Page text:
Development 09/2014; 141(19). DOI:10.1242/dev.108951 · 6.46 Impact Factor
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    • "These mice show abnormal connections between arteries and veins associated with ectopic expression of the arterial marker ephrin B2 in veins. Activation of constitutively active Notch4 in the blood vessels of the developing mouse brain induces vessel enlargement followed by hemorrhages in the cerebellum and the neocortex, neurological damage and death [86]. "
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    ABSTRACT: The blood–brain barrier (BBB) is a complex physiological structure formed by the blood vessels of the central nervous system (CNS) that tightly regulates the movement of substances between the blood and the neural tissue. Recently, the generation and analysis of different genetic mouse models has allowed for greater understanding of BBB development, how the barrier is regulated during health and its response to disease. Here we discuss: 1) Genetic mouse models that have been used to study the BBB, 2) Available mouse genetic tools that can aid in the study of the BBB, and 3) Potential tools that if generated could greatly aid in our understanding of the BBB.
    Fluids and Barriers of the CNS 01/2013; 10(1):3. DOI:10.1186/2045-8118-10-3
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    • "As discussed earlier, Notch pathway is important for arteriovenous differentiation and vessel patterning during embryonic vascular development, and deficiency of Notch signaling can cause arteriovenous malformations [146, 147]. Expression of constitutively active Notch4 (int3) in the mouse endothelium develops features of brain arteriovenous malformations characterized by cerebral arteriovenous shunting and vessel enlargement [148, 149]. Conditional activation of the Notch1 gene in endothelial cells of mouse embryos also causes defects in vascular remodeling progressing to arteriovenous malformations [150]. "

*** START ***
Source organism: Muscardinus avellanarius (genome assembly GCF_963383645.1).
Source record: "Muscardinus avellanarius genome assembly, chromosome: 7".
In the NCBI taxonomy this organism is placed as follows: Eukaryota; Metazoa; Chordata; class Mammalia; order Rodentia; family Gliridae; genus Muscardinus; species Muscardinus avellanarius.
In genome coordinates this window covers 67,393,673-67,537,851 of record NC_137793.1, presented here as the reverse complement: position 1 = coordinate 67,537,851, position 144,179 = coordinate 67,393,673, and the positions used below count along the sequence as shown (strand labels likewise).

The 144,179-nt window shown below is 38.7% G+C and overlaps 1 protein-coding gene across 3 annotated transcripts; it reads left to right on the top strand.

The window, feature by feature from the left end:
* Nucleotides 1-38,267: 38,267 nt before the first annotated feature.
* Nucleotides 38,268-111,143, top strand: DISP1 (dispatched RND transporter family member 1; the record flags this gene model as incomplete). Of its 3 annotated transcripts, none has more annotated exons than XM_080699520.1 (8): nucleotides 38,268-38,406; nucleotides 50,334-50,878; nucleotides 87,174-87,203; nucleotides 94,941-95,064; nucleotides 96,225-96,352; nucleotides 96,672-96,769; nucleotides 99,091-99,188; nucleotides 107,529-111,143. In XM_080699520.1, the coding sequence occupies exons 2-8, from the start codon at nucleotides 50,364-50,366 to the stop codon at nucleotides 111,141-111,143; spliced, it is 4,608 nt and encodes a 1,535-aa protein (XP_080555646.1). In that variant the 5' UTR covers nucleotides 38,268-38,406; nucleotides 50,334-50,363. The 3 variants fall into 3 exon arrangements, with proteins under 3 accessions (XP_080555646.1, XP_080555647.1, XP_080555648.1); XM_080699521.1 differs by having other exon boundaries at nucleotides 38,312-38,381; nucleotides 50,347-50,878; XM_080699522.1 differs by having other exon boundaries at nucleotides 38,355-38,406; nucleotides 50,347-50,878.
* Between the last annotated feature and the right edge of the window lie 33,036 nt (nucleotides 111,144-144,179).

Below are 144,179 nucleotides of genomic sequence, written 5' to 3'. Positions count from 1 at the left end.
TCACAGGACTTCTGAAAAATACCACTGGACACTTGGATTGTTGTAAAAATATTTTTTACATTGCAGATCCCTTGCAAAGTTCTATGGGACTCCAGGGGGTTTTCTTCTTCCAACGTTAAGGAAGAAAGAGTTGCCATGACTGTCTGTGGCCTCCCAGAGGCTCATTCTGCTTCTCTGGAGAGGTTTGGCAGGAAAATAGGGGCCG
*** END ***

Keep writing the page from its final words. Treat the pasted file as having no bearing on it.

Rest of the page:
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    ABSTRACT: As our understanding of molecular mechanisms leading to vascular formation increases, vessel maintenance including stabilization of new vessels and prevention of vessel regression began to be considered as an active process that requires specific cellular signaling. While signaling pathways such as VEGF, FGF, and angiopoietin-Tie2 are important for endothelial cell survival and junction stabilization, PDGF and TGF-β signaling modify mural cell (vascular smooth muscle cells and pericytes) functions, thus they fortify vessel integrity. Breakdown of these signaling systems results in pathological hyperpermeability and/or genetic vascular abnormalities such as vascular malformations, ultimately progressing to hemorrhage and edema. Hence, blood vessel maintenance is fundamental to controlling vascular homeostasis and tissue functions. This paper discusses signaling pathways essential for vascular maintenance and clinical conditions caused by deterioration of vessel integrity.
    International journal of vascular medicine 01/2012; 2012(6):293641. DOI:10.1155/2012/293641